Fall Distance and the Self Retracting Lifeline

Fall Distance and the Self Retracting Lifeline

I had an interesting inquiry from an overseas customer about the fall distance when using a self retracting lifeline. This was an instance where the technical nature of the question caused me to check with the manufacturer…just to be sure. Dear sir,

What is a total estimated fall distance of Self-retracting lifeline, and detail of it (Free fall distance/length of SRL/etc..)? What if my working platform is 6 feet (1.8 M) above ground. So my self-retracting lifeline is hanging above ground about 13 feet (3.8-4.2 M), not 18 feet (5.6 M). Am I going to hit the ground? Does the self-retracting lifeline have shock absorber? If not, how is it going to decelerate the falling? I think it just might immediately stop like a safety-belt in the car. Thank you for the inquiry. I checked with the engineers at DBI/SALA to get a response on your question. Here is what they say...

The recommended clearance below a person connected to a SRL is 6 ft. (1.8m). So someone standing on a platform 1.8 m high, attached to an SRL overhead, who falls off, will stop well within 6 ft. ( 1.8m) or less. The 6 ft. distance is worst case with the person weighing 310 lbs. and also includes a small safety factor when calculating the distance. The free fall distance will be less than 2 ft. The deceleration distance included with the free fall distance will be 3.5 ft. (1.1m).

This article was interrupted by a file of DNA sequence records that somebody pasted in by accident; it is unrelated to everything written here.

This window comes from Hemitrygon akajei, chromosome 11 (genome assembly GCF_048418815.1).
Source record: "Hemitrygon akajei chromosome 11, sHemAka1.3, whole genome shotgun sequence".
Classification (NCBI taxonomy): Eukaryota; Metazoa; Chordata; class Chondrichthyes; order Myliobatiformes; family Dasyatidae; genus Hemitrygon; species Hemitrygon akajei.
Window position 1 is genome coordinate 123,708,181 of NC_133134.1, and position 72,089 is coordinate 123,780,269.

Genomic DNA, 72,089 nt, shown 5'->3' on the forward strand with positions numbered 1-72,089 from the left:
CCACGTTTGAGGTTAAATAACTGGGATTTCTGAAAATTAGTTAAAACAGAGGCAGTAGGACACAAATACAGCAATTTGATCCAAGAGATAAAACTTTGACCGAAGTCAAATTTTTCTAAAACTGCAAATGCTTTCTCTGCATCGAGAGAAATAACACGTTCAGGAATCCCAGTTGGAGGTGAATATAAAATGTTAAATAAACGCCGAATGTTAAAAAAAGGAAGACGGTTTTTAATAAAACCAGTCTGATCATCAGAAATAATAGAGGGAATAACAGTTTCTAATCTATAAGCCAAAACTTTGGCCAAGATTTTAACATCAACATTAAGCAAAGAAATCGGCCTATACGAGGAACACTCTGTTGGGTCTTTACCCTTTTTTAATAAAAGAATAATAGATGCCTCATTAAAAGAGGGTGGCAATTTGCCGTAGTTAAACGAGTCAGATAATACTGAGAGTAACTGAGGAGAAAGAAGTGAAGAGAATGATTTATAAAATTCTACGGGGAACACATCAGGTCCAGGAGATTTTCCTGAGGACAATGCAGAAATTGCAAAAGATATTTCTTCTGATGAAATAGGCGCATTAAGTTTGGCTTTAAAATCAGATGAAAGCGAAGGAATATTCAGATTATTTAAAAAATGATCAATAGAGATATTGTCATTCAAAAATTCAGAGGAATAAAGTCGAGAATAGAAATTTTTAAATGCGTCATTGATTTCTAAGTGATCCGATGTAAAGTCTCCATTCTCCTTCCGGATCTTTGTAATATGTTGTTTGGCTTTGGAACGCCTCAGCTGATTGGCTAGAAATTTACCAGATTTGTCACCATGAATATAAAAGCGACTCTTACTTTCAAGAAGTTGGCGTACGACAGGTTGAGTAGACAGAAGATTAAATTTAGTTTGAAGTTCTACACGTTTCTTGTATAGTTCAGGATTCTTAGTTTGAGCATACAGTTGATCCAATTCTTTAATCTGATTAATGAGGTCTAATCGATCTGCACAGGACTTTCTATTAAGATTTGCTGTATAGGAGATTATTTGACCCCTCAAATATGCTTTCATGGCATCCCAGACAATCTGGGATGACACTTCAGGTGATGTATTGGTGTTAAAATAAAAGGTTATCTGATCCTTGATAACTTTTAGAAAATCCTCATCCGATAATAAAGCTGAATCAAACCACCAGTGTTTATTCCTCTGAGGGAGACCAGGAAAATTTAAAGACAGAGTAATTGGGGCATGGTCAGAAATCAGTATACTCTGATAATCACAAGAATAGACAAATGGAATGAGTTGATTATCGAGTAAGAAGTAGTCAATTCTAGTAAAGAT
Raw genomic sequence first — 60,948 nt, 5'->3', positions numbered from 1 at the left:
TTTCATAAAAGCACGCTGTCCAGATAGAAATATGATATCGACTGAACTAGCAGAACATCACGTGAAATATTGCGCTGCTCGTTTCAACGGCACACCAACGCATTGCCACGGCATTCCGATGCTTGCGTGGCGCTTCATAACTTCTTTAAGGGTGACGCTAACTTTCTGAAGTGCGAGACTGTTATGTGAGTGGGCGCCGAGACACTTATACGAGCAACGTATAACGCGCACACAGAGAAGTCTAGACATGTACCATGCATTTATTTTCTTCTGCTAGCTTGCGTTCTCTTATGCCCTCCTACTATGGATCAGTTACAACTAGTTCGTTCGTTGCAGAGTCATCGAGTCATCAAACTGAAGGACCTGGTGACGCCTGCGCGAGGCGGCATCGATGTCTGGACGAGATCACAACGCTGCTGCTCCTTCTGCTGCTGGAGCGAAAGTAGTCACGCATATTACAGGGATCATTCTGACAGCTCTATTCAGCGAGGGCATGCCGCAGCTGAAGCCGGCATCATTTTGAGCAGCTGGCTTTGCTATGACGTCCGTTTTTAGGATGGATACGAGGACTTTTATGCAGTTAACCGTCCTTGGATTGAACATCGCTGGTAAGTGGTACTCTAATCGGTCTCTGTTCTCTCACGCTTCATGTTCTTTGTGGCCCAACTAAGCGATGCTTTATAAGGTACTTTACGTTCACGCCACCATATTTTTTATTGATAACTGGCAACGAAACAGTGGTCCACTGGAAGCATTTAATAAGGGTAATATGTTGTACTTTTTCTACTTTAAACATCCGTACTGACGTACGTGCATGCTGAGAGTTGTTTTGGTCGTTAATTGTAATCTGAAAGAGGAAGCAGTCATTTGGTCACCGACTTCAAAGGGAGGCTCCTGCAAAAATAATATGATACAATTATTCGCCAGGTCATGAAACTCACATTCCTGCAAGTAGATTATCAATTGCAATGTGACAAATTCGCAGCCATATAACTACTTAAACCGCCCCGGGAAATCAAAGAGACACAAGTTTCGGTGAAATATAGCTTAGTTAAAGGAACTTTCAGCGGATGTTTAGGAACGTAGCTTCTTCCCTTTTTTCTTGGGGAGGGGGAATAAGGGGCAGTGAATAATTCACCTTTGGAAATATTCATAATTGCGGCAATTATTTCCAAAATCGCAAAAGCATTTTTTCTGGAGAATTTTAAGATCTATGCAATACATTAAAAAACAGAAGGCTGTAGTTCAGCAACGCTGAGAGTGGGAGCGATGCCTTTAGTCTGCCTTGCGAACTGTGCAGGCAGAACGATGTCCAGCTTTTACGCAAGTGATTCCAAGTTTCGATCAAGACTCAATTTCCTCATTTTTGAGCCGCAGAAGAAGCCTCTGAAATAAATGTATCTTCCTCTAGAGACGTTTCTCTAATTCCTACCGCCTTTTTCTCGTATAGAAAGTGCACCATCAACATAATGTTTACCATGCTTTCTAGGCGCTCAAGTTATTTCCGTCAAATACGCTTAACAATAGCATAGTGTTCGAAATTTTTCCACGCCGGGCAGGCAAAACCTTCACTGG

Self retracting lifelines have built in energy absorption. Some models have a disc brake system and others have a external shock that extends to absorb energy. The brake is activated by inertia. The brake activates so you can move around easily, but if you fall, the brake activates and stops your fall.

Capital Safety

Hopefully this answers your question. With the platform being so low, it was good to see this for myself as well.

Falls from a height of ‘only’ 6 feet can be quite dangerous. A Self Retracting Lifeline is the best means I know to protect you in the event of a fall. Of course, better not to fall in the first place. Guard rails or some other engineered solution that keeps you from going over the edge is preferable. But the workplace is not always that easy.

And, please plan for what you are going to do after the fall occurs. The SRL keeps you from hitting the ground, but now you are just hanging there. Better to plan in leisure than react in panic.

Jan 6th 2010 Rick

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